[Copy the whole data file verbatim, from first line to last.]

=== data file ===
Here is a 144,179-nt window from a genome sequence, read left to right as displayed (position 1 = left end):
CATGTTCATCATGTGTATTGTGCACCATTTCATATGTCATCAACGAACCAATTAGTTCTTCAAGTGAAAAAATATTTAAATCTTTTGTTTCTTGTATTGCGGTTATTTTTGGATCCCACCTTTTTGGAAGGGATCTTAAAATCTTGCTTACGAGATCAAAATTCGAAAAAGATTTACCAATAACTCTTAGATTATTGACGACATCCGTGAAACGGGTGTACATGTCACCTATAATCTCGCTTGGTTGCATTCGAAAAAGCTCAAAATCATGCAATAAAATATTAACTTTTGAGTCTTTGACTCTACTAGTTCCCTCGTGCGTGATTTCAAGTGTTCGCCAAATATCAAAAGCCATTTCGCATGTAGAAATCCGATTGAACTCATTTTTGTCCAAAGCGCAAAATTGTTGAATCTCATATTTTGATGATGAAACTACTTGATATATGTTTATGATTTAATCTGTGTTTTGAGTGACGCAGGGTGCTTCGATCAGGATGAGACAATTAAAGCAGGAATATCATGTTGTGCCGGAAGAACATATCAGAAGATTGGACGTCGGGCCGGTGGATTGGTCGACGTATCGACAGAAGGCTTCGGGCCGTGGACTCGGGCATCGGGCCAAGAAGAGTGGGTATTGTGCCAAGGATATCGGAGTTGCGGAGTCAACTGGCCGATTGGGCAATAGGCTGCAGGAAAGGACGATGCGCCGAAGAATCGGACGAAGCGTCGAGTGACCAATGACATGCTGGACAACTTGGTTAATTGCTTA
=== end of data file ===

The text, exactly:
Here is a 144,179-nt window from a genome sequence, read left to right as displayed (position 1 = left end):
CATGTTCATCATGTGTATTGTGCACCATTTCATATGTCATCAACGAACCAATTAGTTCTTCAAGTGAAAAAATATTTAAATCTTTTGTTTCTTGTATTGCGGTTATTTTTGGATCCCACCTTTTTGGAAGGGATCTTAAAATCTTGCTTACGAGATCAAAATTCGAAAAAGATTTACCAATAACTCTTAGATTATTGACGACATCCGTGAAACGGGTGTACATGTCACCTATAATCTCGCTTGGTTGCATTCGAAAAAGCTCAAAATCATGCAATAAAATATTAACTTTTGAGTCTTTGACTCTACTAGTTCCCTCGTGCGTGATTTCAAGTGTTCGCCAAATATCAAAAGCCATTTCGCATGTAGAAATCCGATTGAACTCATTTTTGTCCAAAGCGCAAAATTGTTGAATCTCATATTTTGATGATGAAACTACTTGATATATGTTTATGATTTAATCTGTGTTTTGAGTGACGCAGGGTGCTTCGATCAGGATGAGACAATTAAAGCAGGAATATCATGTTGTGCCGGAAGAACATATCAGAAGATTGGACGTCGGGCCGGTGGATTGGTCGACGTATCGACAGAAGGCTTCGGGCCGTGGACTCGGGCATCGGGCCAAGAAGAGTGGGTATTGTGCCAAGGATATCGGAGTTGCGGAGTCAACTGGCCGATTGGGCAATAGGCTGCAGGAAAGGACGATGCGCCGAAGAATCGGACGAAGCGTCGAGTGACCAATGACATGCTGGACAACTTGGTTAATTGCTTA